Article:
Balmorhea – Rivers Arms
September 29, 2008, 5:22 pm
Filed under: Reviews | Tags: , ,

Just occasionally it can be refreshing to take a step back from the world of instant messaging, chemically enhanced food and mass marketing. There is a certain solace to be found away from your television, your stereo or, dare I say it, your laptop. This belief brings me concisely to the music of Texan duo of Rob Lowe and Michael Muller, otherwise known as Balmorhea. Eschewing electrically enhanced equipment completely in favour of percussive and string instruments, Balmorhea engage in folk, classical and ambient styles to present fourteen moments of pure heartfelt emotion that have the ability to take the listener far away from their everyday life.

While the name appears to have a Scottish resonance to it, Balmorhea (pronounced Bal-ma-ray) takes its inspiration from a small Texan town where Lowe spent many a happy summer, during his childhood. It is Balmorhea’s ability to tap into such nostalgic memories that gives many of their compositions an edge over their contemporaries. “Lament”, a soft descending piano piece radiates with a forlorn melancholia as a microphone (perhaps unintentionally) picks up almost every sound within the recording studio. The sorrowful strings help to elevate the impression of forgotten memories. “Barefoot Pilgrims” follows suit, the tentative piano arrangement plays over a foundation of softly plucked acoustic guitar, as a violin seems determined to assume the foreground while hinting at loss and regret.
In a recent interview Lowe discussed the influence of the varying seasons on Balmorhea’s music and this has transcended onto “River Arms”. A song with a title such as “The Summer” may evoke images of blistering heat, glorious sunshine and crystal blue skies, but Muller and Lowe approach this from a different angle. Echoing Jim Morrison’s sentiments in The Doors classic “Summer’s Almost Gone”, Balmorhea make use of reflective acoustic guitar and distant cello to conjure images of the twilight of a summer’s day, when everything is peaceful and the sky gradually begins to turn a purple dusk colour. The gorgeous delayed guitar, longing cello and urgent piano template of “The Winter”, on the other hand, builds purposefully growing in stature, from an initial whisper of sound into a mélange of furious instrumentation, as if the duo are intent on mimicking the intensity of a storm.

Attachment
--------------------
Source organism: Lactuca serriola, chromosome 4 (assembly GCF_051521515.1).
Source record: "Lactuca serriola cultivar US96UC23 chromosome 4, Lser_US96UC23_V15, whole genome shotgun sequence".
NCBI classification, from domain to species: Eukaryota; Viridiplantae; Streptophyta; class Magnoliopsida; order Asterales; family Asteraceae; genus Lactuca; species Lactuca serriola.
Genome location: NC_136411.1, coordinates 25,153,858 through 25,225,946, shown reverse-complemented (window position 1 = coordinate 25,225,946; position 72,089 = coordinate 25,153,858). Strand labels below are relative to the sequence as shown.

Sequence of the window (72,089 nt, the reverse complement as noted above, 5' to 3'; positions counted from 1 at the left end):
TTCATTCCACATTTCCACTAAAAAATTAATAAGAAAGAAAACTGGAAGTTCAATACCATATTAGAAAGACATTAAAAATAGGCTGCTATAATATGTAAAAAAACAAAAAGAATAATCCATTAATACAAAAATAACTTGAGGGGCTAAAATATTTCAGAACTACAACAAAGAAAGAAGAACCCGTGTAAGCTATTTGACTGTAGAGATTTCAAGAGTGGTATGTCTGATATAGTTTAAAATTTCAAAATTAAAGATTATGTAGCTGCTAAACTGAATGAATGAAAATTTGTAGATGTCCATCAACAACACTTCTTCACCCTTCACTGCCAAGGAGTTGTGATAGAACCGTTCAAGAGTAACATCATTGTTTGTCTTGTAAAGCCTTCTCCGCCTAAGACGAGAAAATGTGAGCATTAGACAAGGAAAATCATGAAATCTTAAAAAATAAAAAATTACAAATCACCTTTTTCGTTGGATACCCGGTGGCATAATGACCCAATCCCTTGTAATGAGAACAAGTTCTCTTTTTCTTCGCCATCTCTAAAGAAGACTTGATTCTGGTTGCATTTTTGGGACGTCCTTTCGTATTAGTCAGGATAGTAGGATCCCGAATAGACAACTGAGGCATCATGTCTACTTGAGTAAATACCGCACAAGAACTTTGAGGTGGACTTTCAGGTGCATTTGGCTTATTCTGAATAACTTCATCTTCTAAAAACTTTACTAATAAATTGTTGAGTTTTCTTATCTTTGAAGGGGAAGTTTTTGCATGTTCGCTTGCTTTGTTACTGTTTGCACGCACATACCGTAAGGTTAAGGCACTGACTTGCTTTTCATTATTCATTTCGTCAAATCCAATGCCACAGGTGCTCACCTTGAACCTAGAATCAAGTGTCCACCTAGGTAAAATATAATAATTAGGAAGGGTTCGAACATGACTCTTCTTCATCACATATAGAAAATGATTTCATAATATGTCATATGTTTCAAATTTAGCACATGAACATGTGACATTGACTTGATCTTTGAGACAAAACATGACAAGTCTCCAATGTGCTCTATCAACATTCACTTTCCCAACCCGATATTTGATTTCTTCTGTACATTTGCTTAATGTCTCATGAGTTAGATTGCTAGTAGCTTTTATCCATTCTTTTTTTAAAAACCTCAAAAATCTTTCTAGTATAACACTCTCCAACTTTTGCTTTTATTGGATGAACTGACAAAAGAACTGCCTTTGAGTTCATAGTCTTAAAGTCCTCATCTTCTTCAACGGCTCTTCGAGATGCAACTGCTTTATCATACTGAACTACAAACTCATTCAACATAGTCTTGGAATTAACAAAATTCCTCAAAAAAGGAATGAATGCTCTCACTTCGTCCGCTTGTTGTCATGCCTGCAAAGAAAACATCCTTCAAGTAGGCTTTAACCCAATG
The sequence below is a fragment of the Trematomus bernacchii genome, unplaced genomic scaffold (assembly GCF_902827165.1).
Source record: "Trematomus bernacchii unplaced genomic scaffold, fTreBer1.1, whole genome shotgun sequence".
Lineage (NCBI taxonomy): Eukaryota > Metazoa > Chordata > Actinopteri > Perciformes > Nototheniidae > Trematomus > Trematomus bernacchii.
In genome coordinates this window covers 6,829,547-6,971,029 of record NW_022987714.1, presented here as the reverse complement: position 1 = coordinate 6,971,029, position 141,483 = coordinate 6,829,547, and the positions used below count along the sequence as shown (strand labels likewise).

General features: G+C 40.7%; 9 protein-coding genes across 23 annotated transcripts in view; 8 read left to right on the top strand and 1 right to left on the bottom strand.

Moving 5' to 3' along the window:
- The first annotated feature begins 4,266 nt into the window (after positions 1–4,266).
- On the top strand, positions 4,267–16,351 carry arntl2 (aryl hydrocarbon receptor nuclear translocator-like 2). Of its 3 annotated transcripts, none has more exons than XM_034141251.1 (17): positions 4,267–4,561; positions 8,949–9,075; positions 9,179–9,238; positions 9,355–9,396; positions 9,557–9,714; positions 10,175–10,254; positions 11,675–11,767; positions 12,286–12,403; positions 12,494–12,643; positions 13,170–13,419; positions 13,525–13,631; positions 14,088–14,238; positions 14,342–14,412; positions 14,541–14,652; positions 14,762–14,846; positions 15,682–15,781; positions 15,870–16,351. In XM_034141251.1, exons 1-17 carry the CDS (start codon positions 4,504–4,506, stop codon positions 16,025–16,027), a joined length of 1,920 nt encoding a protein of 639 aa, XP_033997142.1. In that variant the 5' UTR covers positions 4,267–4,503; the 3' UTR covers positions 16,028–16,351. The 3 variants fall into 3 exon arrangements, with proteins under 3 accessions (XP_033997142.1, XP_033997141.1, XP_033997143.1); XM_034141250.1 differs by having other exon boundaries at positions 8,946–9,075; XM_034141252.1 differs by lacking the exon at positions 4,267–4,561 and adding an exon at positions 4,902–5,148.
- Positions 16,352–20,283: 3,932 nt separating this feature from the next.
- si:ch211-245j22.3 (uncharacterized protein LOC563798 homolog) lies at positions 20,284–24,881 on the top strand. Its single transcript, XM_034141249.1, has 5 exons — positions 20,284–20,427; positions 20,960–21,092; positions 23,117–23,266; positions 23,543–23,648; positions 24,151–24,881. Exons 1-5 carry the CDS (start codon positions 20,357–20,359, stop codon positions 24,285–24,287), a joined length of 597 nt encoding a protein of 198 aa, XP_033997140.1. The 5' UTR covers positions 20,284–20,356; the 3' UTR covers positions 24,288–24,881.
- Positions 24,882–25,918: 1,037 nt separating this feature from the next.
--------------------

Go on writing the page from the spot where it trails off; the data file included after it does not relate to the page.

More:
“Grey Tapering Ash”, perhaps my favourite, is a breath-taking piece of smoldering blues-folk. The gripping, interlocking guitar infused with field recordings of railroad sounds spin a story that not even a million words could tell. Only the fragmented sound collage of “Contexts” disrupts the flow of this near seamless record. Chances are though, that you will have been mesmerisied by the preceding “Baleen Morning” and will be too dazzled to care. Undeniably beautiful, “River Arms” is the sort of album that would excel in just about every setting (barring a nightclub, of course). There are certain healing qualities to Lowe and Muller’s impermeable compositions that are tightened by a heady mix of resplendent harmonics, keening piano and engaging string arrangements. A breath of fresh air.

Track Listing:

1. San Soloman
2. Lament
3. The Summer
4. The Winter
5. Greyish Tapering Ash
6. Baleen Morning
7. Barefoot Pilgirms
8. Context
9. Process Divisadero
10. Limmat
11. Theme No.1
12. Windandsea
13.San Soloman (Reprise)


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